The New Feed
Nightmare on fig street
So… we found out how figs are pollinated and it’s a goddamn horror show. Each species of fig tree (of which there are hundreds) has a corresponding species of wasp. Yup. Every fig has its own pet wasp. And that’s just the beginning of this nightmare.
First of all, figs aren’t really fruit, they’re inverted flowers - more specifically, a type of inflorescence. This basically means that the entire flower is packed inside a bulb on the stem, making pollination a tricky task. Enter the fig wasp.
Here’s how the party starts: A female wasp crawls inside the fig through a small opening at the base to lay her eggs. These wasps are small, but the opening in the fig is even smaller. So, as she pulls herself inside, her wings and antennae are torn off. No worries, she won’t need them again, because…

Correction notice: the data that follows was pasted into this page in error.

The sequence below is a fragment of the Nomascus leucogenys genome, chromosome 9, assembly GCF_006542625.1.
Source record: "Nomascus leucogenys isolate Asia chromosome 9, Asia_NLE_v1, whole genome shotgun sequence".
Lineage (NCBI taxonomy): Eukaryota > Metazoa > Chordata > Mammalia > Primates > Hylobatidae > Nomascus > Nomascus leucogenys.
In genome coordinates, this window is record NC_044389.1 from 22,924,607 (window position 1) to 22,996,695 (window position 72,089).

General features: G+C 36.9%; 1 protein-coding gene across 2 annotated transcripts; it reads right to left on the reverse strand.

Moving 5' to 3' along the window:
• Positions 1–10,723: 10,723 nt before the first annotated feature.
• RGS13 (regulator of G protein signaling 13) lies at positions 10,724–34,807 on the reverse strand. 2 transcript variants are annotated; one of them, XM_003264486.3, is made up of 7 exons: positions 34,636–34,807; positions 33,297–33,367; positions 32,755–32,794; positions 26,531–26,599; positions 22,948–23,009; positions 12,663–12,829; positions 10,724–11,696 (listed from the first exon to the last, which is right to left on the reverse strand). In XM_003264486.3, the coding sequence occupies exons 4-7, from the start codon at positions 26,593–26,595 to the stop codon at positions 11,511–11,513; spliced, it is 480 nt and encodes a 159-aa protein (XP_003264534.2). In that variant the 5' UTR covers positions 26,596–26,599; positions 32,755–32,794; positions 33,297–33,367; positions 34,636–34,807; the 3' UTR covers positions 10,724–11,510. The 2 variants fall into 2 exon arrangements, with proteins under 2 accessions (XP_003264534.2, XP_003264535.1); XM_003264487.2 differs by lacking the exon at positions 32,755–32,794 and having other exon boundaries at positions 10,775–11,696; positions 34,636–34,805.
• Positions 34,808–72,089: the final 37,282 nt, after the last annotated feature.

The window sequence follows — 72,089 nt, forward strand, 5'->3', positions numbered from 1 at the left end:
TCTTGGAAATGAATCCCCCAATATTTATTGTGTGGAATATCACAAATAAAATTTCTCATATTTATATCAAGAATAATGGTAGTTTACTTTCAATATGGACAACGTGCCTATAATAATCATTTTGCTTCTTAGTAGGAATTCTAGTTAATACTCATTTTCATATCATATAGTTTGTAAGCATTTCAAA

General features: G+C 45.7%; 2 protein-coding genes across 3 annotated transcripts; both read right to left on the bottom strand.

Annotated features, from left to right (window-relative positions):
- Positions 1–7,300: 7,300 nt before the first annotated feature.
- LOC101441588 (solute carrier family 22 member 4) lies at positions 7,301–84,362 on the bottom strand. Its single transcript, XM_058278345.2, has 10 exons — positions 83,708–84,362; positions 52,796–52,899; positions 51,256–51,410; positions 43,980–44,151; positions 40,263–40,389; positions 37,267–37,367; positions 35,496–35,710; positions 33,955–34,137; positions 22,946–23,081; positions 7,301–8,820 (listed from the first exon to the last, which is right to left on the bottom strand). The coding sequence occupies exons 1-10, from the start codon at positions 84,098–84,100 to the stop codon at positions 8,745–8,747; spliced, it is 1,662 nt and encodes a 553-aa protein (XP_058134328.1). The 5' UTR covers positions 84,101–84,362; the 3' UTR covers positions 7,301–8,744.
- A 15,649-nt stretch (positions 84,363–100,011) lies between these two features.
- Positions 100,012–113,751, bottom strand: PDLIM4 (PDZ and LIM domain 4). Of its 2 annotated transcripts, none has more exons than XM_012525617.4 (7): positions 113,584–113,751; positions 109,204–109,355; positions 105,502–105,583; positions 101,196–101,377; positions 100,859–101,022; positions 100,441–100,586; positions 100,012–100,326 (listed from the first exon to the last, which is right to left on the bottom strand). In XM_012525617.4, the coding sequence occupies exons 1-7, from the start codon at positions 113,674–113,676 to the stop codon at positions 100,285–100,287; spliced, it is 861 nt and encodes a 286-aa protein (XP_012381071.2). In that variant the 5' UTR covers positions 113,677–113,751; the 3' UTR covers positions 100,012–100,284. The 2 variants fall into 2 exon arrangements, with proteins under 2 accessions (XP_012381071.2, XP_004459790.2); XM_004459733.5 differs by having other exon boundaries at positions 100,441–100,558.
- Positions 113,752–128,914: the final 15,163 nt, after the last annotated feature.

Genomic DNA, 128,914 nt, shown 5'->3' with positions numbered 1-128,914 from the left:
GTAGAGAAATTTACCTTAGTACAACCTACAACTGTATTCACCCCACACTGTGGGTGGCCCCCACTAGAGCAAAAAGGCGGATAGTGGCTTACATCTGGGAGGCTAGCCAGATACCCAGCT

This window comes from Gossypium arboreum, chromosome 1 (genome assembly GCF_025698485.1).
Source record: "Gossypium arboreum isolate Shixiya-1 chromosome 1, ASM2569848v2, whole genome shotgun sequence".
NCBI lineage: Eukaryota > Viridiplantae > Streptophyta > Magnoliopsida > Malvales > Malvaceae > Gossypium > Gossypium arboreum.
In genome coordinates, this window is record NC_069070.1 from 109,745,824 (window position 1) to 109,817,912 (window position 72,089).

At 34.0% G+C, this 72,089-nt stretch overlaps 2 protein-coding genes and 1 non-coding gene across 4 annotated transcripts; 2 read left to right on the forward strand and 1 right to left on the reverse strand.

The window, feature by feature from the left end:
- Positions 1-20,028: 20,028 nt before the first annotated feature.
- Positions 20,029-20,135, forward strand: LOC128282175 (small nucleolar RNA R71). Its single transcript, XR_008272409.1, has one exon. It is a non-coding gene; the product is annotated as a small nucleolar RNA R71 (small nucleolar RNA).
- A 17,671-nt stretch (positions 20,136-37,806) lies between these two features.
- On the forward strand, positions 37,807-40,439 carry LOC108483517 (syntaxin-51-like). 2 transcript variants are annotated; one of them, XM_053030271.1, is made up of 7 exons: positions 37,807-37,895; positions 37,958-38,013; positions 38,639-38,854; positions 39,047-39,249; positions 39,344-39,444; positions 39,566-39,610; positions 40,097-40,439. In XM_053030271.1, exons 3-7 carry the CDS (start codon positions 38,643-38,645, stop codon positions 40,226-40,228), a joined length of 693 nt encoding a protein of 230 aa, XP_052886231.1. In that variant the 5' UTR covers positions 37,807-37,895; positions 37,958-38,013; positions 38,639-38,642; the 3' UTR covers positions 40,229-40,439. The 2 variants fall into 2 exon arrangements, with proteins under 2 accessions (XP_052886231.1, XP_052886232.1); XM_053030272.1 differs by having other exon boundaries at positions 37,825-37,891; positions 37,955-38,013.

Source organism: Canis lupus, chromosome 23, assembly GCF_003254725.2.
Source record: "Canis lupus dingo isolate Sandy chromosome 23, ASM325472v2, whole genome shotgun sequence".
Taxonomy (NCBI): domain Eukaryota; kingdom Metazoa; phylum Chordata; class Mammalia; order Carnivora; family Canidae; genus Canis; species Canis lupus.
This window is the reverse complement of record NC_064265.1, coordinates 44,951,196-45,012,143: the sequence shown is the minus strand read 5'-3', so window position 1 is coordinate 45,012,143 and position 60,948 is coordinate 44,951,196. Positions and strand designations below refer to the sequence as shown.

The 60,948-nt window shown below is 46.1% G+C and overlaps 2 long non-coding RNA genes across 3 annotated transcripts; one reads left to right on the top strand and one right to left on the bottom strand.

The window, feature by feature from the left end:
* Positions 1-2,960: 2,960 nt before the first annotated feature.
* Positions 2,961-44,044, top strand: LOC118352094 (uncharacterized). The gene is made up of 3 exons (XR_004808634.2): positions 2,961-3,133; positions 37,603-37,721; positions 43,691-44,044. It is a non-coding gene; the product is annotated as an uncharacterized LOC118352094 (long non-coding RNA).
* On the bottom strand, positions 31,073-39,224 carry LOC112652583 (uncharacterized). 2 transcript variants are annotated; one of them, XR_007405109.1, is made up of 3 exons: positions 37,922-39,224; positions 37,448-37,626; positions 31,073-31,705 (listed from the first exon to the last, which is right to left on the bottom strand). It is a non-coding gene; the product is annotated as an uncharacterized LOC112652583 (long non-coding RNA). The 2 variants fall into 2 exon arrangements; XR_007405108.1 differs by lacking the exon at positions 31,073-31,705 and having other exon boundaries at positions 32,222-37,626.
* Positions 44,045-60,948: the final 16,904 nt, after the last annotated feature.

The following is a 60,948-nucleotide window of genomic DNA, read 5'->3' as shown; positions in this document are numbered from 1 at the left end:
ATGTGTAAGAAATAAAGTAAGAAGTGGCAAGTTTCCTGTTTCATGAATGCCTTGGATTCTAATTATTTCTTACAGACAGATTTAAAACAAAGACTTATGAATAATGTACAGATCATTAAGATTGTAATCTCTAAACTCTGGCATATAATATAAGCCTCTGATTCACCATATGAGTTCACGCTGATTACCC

Once inside, she lays her eggs and dies. Then, the fig consumes her by releasing the chemical ficin to break down her body (wtf). The horror story continues…
When the babies hatch, the males head straight to the females to mate (incest much?). Then, they dig little tunnels to the surface of the fig so the females can escape. What happens to the males? They die, having never left the fig. The females emerge already fertilized, doused in pollen, and ready to lay their eggs in the next fig - wash, rinse, repeat.
Here’s the cherry on top: There are two types of fig trees - monoecious and dioecious. Monoecious fig trees are the ones described above. Dioecious fig trees have male and female flowers on separate plants. The female-only figs are not conducive for laying wasp eggs, so, if a female crawls into the wrong fig, she dies pointlessly, wingless and alone.
But don’t throw away all of your figs just yet, this horrid affair happens long before the 'fruit' ripens. Also, some commercially grown fig trees don’t require wasps for pollination, excusing them from the bloodshed.
We get it, nature isn’t always hugs and puppies, but this is just gross.
A tale of loyalty and betrayal, starring figs and wasps
Image by Jade Stephens